A bit has fallen off my face. Last time I looked, a smooth pink contour joined my nose to my left eyebrow. Now there's a grand canyon. It's a bright morning and our bathroom faces east so I decide to wait until dusk and examine it again.
I borrow some Vaseline from my 7-year old's room and am grateful that he spends his pocket money on such things as J-cloths and washing lines and heavy duty lubricants. I rub it into the missing part of me, then peer closely with the Vicar's vest draped over the lampshade. It now resembles one of the cracks down my sheep-and-cow coffee mug: faint, but still There.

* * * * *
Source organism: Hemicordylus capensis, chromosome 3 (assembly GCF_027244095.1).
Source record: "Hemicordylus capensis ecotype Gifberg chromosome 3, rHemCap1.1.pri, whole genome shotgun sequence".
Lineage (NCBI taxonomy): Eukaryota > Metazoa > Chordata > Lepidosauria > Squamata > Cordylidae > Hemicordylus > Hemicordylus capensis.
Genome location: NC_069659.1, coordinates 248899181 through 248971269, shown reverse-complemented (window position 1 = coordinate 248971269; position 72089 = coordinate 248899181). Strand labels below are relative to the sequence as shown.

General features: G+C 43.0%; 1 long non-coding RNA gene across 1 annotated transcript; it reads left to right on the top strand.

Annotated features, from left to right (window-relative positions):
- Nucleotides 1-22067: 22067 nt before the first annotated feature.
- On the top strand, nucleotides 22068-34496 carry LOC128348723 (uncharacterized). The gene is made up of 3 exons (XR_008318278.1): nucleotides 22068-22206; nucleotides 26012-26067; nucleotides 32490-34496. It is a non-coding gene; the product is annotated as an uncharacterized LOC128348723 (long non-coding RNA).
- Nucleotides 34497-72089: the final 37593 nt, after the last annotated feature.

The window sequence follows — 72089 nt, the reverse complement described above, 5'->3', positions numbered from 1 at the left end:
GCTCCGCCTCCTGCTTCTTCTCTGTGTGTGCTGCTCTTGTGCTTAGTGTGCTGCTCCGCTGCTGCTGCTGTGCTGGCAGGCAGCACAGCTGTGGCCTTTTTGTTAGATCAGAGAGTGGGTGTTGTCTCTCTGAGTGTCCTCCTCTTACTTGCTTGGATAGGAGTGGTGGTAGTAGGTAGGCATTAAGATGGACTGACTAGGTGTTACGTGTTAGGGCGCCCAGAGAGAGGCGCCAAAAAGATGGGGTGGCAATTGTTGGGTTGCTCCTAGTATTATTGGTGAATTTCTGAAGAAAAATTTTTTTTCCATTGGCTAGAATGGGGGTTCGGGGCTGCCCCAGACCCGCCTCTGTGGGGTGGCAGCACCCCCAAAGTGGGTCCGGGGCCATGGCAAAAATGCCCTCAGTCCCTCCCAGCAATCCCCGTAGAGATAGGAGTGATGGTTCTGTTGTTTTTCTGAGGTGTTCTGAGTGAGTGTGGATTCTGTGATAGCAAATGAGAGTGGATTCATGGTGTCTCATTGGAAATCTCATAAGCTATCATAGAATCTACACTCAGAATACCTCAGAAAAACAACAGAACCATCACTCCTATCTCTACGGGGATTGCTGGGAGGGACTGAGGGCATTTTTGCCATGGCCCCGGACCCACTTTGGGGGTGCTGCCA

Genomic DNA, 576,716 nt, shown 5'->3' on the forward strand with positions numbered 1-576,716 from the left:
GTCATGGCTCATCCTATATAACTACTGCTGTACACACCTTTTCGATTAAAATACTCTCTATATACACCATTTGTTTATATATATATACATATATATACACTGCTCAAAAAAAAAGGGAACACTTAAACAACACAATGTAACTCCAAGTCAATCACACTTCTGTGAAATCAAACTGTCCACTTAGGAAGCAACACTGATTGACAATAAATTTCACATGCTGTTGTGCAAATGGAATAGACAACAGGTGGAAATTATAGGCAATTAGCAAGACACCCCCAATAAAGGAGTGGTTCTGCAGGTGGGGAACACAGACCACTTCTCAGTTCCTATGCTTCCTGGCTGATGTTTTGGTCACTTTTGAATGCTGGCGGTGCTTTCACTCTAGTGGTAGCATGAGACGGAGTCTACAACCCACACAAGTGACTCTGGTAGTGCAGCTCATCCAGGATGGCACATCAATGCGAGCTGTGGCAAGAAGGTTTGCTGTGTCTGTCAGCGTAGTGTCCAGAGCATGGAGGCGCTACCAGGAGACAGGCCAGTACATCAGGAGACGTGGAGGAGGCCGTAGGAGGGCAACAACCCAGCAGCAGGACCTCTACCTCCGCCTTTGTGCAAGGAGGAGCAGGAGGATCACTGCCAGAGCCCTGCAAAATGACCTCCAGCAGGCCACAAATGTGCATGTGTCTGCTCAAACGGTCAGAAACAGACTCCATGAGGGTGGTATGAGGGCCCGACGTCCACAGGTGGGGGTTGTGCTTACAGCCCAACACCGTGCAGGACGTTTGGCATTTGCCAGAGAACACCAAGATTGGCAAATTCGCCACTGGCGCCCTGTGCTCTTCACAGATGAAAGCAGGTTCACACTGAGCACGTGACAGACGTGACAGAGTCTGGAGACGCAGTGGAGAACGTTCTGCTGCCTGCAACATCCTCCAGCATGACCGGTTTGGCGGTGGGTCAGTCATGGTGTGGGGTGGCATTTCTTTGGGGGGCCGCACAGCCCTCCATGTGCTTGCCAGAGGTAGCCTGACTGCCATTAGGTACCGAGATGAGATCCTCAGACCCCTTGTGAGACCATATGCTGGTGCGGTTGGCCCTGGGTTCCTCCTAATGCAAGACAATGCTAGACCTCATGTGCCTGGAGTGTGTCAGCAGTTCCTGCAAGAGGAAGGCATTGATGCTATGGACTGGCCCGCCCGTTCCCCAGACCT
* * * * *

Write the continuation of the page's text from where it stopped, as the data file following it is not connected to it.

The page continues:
When my mother comes to dinner I keep the lamps down low and hide the candles. Twenty years ago she urged me to splurge on make-up to 'make the most' of myself. Now she urges the same 'to make the best'. There's a indefinable shift there that I do not like.
She says that I look tired. She asks if I've got anything on my face. She delves into her bag and waves a pot of apricot powder. I reply that I do not like cosmetics. I also do not own any. My mother, whose three drawers of Max Factor make her look twenty years younger, disapproves. She points out that my friend Serena has an Estee Lauder concealer stick that works wonders on her bags.
I feel my new fissure widening as she ponders me and she senses that it's time for diplomacy. 'At least,' she says brightly, 'you must have plenty of self-confidence to go out with a face as Nature made you.'
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